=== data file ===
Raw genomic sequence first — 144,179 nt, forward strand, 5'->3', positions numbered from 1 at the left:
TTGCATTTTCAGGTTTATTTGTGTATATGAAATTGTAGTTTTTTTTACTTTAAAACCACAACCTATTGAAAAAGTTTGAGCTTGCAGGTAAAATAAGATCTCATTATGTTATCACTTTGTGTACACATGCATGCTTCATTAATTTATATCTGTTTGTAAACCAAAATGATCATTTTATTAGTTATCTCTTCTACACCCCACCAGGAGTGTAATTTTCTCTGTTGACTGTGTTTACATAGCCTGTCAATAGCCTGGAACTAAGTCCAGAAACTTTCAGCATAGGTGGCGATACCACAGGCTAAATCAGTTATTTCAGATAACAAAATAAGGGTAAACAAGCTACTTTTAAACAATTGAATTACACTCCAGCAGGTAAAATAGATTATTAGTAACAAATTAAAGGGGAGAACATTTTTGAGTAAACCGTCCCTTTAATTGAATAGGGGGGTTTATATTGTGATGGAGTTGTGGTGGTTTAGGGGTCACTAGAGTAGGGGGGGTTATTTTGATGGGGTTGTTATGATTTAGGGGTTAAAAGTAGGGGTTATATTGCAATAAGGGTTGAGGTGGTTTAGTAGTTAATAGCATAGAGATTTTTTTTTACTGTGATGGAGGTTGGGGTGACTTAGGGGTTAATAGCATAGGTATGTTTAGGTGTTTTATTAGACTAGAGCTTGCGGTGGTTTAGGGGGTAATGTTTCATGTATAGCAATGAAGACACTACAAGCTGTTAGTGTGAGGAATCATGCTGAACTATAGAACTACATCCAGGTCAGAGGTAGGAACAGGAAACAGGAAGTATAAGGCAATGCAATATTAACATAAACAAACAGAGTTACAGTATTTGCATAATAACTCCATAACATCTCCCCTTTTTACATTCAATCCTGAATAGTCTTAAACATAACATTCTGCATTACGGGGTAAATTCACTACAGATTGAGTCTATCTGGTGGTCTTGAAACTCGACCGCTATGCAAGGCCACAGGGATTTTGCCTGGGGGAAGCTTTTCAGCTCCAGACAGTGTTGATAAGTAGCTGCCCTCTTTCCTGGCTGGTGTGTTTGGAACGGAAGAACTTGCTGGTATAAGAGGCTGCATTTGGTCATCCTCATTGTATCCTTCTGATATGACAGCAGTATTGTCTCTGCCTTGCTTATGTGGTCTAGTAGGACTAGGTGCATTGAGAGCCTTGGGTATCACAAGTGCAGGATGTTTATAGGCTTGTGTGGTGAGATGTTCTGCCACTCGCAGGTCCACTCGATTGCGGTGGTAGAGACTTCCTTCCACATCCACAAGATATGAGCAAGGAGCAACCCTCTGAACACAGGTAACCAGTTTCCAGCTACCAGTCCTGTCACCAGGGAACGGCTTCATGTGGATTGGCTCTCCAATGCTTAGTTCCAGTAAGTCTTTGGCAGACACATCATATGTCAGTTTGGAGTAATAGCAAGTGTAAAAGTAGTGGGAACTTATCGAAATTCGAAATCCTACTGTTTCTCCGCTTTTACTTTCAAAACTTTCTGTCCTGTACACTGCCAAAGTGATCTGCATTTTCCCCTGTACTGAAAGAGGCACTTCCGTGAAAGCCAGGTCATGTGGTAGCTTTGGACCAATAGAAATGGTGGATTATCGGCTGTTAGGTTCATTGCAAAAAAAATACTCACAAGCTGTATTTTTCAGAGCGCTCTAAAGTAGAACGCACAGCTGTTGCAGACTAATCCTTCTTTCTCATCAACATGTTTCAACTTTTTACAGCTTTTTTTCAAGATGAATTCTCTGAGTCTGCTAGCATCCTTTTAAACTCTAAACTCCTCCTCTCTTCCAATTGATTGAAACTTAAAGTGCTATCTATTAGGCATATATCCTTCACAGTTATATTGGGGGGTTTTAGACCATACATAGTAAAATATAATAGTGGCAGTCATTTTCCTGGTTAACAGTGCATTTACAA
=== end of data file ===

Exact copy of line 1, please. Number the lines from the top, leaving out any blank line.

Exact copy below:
Raw genomic sequence first — 144,179 nt, forward strand, 5'->3', positions numbered from 1 at the left: